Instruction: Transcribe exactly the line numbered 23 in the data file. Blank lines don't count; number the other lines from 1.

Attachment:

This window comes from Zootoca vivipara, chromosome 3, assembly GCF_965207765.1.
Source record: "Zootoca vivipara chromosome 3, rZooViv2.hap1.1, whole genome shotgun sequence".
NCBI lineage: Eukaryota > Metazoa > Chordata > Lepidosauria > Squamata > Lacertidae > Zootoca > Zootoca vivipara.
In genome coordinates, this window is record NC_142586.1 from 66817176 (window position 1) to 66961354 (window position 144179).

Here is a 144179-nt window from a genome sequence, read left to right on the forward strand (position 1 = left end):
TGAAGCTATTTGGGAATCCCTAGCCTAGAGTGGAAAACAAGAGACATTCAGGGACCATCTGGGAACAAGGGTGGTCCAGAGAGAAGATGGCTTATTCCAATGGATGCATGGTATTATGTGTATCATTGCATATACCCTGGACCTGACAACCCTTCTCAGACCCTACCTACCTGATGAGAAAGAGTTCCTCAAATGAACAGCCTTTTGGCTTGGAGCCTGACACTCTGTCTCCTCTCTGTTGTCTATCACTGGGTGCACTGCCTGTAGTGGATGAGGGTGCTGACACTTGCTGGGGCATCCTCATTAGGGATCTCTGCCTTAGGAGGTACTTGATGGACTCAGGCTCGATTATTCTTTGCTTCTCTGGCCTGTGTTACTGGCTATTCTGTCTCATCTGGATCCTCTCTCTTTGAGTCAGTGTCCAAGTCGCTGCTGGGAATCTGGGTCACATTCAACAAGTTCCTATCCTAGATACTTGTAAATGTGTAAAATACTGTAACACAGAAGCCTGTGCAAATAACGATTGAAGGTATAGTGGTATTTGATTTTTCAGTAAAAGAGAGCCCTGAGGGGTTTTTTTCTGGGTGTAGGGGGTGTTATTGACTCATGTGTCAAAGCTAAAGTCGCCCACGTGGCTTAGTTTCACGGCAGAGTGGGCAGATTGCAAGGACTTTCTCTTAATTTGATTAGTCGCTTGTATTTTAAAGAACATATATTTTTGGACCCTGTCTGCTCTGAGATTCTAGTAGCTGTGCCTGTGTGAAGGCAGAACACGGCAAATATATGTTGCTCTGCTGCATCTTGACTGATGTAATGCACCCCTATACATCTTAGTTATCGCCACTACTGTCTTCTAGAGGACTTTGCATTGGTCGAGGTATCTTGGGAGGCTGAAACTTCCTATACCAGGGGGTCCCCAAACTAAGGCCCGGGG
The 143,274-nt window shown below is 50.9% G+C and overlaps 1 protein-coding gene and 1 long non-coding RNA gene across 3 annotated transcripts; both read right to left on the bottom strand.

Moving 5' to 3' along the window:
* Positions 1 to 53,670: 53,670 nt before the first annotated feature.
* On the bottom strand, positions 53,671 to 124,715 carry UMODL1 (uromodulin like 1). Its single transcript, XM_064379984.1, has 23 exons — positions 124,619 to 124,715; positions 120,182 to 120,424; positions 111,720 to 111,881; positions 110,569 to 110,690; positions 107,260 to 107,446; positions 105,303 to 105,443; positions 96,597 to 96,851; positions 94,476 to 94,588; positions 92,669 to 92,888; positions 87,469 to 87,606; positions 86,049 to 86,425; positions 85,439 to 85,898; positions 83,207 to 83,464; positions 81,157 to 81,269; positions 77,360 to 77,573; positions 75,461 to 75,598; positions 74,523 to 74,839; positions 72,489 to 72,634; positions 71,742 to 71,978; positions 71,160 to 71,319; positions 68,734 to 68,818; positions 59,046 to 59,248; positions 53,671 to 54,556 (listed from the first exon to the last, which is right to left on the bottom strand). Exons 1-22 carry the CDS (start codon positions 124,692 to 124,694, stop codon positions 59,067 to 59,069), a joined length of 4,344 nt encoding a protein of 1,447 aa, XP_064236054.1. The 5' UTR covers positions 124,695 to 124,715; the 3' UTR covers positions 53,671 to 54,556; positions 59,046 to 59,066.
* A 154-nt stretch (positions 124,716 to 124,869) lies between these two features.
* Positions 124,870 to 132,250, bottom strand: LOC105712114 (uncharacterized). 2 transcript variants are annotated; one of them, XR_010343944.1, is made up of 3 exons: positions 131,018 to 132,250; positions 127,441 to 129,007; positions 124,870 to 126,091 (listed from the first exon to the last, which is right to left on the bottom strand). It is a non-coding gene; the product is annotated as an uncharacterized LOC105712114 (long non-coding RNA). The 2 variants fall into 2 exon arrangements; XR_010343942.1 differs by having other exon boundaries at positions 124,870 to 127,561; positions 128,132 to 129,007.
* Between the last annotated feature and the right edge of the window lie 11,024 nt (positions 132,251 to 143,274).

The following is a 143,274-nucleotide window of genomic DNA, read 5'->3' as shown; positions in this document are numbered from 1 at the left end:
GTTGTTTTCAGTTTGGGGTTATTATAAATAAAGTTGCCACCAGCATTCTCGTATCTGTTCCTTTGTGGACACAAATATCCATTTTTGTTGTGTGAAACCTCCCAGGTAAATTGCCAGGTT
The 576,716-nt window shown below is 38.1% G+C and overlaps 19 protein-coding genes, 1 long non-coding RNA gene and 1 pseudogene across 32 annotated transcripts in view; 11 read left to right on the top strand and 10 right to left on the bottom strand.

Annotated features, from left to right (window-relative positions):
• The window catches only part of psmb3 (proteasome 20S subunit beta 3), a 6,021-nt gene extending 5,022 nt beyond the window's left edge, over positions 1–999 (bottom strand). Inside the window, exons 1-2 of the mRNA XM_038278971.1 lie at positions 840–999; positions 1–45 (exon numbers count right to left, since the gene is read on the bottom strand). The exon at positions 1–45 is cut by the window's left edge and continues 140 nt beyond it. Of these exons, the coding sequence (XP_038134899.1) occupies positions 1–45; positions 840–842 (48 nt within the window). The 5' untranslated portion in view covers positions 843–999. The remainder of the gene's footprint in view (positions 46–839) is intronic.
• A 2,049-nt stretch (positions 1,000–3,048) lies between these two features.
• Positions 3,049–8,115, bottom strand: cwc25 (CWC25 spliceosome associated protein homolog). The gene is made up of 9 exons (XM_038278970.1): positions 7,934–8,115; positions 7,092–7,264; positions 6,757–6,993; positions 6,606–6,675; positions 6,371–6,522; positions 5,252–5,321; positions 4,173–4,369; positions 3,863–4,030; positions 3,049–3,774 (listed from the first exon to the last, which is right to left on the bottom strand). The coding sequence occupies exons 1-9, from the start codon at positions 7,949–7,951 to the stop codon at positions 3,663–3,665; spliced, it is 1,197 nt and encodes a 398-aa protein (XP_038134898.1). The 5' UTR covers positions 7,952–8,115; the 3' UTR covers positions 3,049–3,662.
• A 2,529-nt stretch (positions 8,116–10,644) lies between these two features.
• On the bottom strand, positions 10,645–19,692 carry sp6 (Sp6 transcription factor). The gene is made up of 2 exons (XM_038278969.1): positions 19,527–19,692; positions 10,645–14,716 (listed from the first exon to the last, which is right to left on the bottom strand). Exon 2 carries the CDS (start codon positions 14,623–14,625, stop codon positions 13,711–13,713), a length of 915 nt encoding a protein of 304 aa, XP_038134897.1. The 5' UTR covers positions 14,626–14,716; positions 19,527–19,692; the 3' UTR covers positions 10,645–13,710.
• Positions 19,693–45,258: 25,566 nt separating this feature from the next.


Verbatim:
• Positions 19,693–45,258: 25,566 nt separating this feature from the next.